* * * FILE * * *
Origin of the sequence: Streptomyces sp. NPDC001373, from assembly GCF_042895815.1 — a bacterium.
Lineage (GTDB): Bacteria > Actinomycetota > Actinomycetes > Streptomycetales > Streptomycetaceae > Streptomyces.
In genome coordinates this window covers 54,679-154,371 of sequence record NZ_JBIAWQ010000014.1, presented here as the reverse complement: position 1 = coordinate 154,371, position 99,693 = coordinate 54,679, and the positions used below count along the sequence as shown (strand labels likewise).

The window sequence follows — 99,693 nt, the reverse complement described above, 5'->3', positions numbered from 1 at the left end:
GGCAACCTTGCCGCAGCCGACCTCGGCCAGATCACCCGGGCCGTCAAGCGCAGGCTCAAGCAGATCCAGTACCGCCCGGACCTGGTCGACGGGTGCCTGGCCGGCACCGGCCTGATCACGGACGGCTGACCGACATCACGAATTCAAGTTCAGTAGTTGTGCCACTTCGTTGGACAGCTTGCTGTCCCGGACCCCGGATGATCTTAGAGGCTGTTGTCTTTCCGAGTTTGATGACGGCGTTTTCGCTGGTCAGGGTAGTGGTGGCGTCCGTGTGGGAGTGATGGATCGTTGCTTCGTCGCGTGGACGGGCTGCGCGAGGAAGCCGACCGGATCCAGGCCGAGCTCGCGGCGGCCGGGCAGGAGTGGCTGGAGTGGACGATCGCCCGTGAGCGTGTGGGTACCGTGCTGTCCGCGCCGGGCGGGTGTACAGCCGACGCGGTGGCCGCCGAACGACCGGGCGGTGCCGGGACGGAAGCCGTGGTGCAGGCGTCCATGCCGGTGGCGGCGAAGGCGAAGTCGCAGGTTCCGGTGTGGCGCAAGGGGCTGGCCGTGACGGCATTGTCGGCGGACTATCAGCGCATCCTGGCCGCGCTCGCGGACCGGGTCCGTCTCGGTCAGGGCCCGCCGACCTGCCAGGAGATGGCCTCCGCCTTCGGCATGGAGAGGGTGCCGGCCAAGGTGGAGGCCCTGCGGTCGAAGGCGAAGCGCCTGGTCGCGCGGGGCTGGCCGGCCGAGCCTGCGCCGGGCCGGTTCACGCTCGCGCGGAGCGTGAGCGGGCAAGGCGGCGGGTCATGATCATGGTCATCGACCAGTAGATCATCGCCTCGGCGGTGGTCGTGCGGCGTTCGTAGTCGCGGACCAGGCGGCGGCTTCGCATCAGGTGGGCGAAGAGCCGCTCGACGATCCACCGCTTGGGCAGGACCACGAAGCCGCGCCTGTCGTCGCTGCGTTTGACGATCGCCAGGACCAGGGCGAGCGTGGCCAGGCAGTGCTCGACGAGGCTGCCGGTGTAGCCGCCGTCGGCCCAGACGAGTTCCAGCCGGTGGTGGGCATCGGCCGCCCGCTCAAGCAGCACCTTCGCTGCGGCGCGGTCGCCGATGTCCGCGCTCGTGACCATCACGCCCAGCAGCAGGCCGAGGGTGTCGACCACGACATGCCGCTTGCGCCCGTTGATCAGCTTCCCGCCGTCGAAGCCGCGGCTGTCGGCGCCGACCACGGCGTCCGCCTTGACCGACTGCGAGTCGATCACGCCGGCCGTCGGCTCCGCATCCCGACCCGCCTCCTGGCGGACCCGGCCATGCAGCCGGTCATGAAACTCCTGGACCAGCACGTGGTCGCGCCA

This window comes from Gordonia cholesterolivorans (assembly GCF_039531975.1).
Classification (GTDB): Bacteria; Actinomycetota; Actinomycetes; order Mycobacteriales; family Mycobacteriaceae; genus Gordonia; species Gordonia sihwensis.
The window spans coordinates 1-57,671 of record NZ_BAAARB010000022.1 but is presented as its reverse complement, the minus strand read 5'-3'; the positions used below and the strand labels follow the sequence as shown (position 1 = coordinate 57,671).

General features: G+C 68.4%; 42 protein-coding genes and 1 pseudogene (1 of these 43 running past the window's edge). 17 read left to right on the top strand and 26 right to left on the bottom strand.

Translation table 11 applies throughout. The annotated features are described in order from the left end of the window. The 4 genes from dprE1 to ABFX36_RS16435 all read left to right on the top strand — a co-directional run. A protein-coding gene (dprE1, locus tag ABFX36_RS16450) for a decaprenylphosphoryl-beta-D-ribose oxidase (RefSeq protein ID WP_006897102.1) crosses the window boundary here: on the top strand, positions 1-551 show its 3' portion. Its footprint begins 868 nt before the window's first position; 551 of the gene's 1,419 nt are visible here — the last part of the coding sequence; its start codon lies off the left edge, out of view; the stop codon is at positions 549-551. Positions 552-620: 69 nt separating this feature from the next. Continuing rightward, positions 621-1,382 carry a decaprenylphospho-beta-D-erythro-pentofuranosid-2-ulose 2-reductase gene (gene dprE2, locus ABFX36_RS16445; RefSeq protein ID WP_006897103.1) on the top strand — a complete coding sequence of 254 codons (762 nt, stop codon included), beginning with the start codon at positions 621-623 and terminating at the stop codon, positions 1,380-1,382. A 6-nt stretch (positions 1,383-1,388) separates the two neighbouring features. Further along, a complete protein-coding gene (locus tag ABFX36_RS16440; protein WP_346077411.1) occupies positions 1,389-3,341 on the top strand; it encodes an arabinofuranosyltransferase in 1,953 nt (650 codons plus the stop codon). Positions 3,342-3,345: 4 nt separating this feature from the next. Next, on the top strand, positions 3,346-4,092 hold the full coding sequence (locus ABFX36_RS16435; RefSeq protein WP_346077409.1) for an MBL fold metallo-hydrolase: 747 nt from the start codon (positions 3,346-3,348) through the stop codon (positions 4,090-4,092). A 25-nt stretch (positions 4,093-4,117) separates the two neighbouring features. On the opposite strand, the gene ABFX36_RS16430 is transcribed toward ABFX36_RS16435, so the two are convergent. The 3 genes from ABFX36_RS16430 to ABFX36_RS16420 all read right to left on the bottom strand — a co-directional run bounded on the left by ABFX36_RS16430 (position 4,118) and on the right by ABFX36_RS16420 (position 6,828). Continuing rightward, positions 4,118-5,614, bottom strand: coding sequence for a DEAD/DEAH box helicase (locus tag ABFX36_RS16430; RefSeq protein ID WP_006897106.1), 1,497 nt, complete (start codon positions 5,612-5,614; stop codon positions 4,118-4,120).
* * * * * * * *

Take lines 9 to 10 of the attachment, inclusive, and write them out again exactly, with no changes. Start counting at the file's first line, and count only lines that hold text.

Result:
General features: G+C 68.4%; 42 protein-coding genes and 1 pseudogene (1 of these 43 running past the window's edge). 17 read left to right on the top strand and 26 right to left on the bottom strand.

Translation table 11 applies throughout. The annotated features are described in order from the left end of the window. The 4 genes from dprE1 to ABFX36_RS16435 all read left to right on the top strand — a co-directional run. A protein-coding gene (dprE1, locus tag ABFX36_RS16450) for a decaprenylphosphoryl-beta-D-ribose oxidase (RefSeq protein ID WP_006897102.1) crosses the window boundary here: on the top strand, positions 1-551 show its 3' portion. Its footprint begins 868 nt before the window's first position; 551 of the gene's 1,419 nt are visible here — the last part of the coding sequence; its start codon lies off the left edge, out of view; the stop codon is at positions 549-551. Positions 552-620: 69 nt separating this feature from the next. Continuing rightward, positions 621-1,382 carry a decaprenylphospho-beta-D-erythro-pentofuranosid-2-ulose 2-reductase gene (gene dprE2, locus ABFX36_RS16445; RefSeq protein ID WP_006897103.1) on the top strand — a complete coding sequence of 254 codons (762 nt, stop codon included), beginning with the start codon at positions 621-623 and terminating at the stop codon, positions 1,380-1,382. A 6-nt stretch (positions 1,383-1,388) separates the two neighbouring features. Further along, a complete protein-coding gene (locus tag ABFX36_RS16440; protein WP_346077411.1) occupies positions 1,389-3,341 on the top strand; it encodes an arabinofuranosyltransferase in 1,953 nt (650 codons plus the stop codon). Positions 3,342-3,345: 4 nt separating this feature from the next. Next, on the top strand, positions 3,346-4,092 hold the full coding sequence (locus ABFX36_RS16435; RefSeq protein WP_346077409.1) for an MBL fold metallo-hydrolase: 747 nt from the start codon (positions 3,346-3,348) through the stop codon (positions 4,090-4,092). A 25-nt stretch (positions 4,093-4,117) separates the two neighbouring features. On the opposite strand, the gene ABFX36_RS16430 is transcribed toward ABFX36_RS16435, so the two are convergent. The 3 genes from ABFX36_RS16430 to ABFX36_RS16420 all read right to left on the bottom strand — a co-directional run bounded on the left by ABFX36_RS16430 (position 4,118) and on the right by ABFX36_RS16420 (position 6,828). Continuing rightward, positions 4,118-5,614, bottom strand: coding sequence for a DEAD/DEAH box helicase (locus tag ABFX36_RS16430; RefSeq protein ID WP_006897106.1), 1,497 nt, complete (start codon positions 5,612-5,614; stop codon positions 4,118-4,120).